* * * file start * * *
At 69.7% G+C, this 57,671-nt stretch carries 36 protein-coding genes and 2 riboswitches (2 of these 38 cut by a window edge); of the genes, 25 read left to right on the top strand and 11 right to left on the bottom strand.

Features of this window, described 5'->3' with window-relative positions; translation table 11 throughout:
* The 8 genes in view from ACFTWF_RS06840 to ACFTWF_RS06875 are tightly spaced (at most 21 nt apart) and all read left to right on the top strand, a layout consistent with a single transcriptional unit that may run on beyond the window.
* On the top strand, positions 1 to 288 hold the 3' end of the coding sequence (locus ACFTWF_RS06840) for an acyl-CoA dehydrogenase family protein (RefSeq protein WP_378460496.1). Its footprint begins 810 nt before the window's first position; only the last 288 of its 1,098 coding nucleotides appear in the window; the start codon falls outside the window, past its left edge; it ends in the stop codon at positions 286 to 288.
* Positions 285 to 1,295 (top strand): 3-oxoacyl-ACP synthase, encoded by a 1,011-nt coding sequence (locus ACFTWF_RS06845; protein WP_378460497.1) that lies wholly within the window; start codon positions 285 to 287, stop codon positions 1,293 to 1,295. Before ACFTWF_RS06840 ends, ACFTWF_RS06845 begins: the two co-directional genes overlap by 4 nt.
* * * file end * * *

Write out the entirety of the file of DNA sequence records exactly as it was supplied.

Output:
At 69.7% G+C, this 57,671-nt stretch carries 36 protein-coding genes and 2 riboswitches (2 of these 38 cut by a window edge); of the genes, 25 read left to right on the top strand and 11 right to left on the bottom strand.

Features of this window, described 5'->3' with window-relative positions; translation table 11 throughout:
* The 8 genes in view from ACFTWF_RS06840 to ACFTWF_RS06875 are tightly spaced (at most 21 nt apart) and all read left to right on the top strand, a layout consistent with a single transcriptional unit that may run on beyond the window.
* On the top strand, positions 1 to 288 hold the 3' end of the coding sequence (locus ACFTWF_RS06840) for an acyl-CoA dehydrogenase family protein (RefSeq protein WP_378460496.1). Its footprint begins 810 nt before the window's first position; only the last 288 of its 1,098 coding nucleotides appear in the window; the start codon falls outside the window, past its left edge; it ends in the stop codon at positions 286 to 288.
* Positions 285 to 1,295 (top strand): 3-oxoacyl-ACP synthase, encoded by a 1,011-nt coding sequence (locus ACFTWF_RS06845; protein WP_378460497.1) that lies wholly within the window; start codon positions 285 to 287, stop codon positions 1,293 to 1,295. Before ACFTWF_RS06840 ends, ACFTWF_RS06845 begins: the two co-directional genes overlap by 4 nt.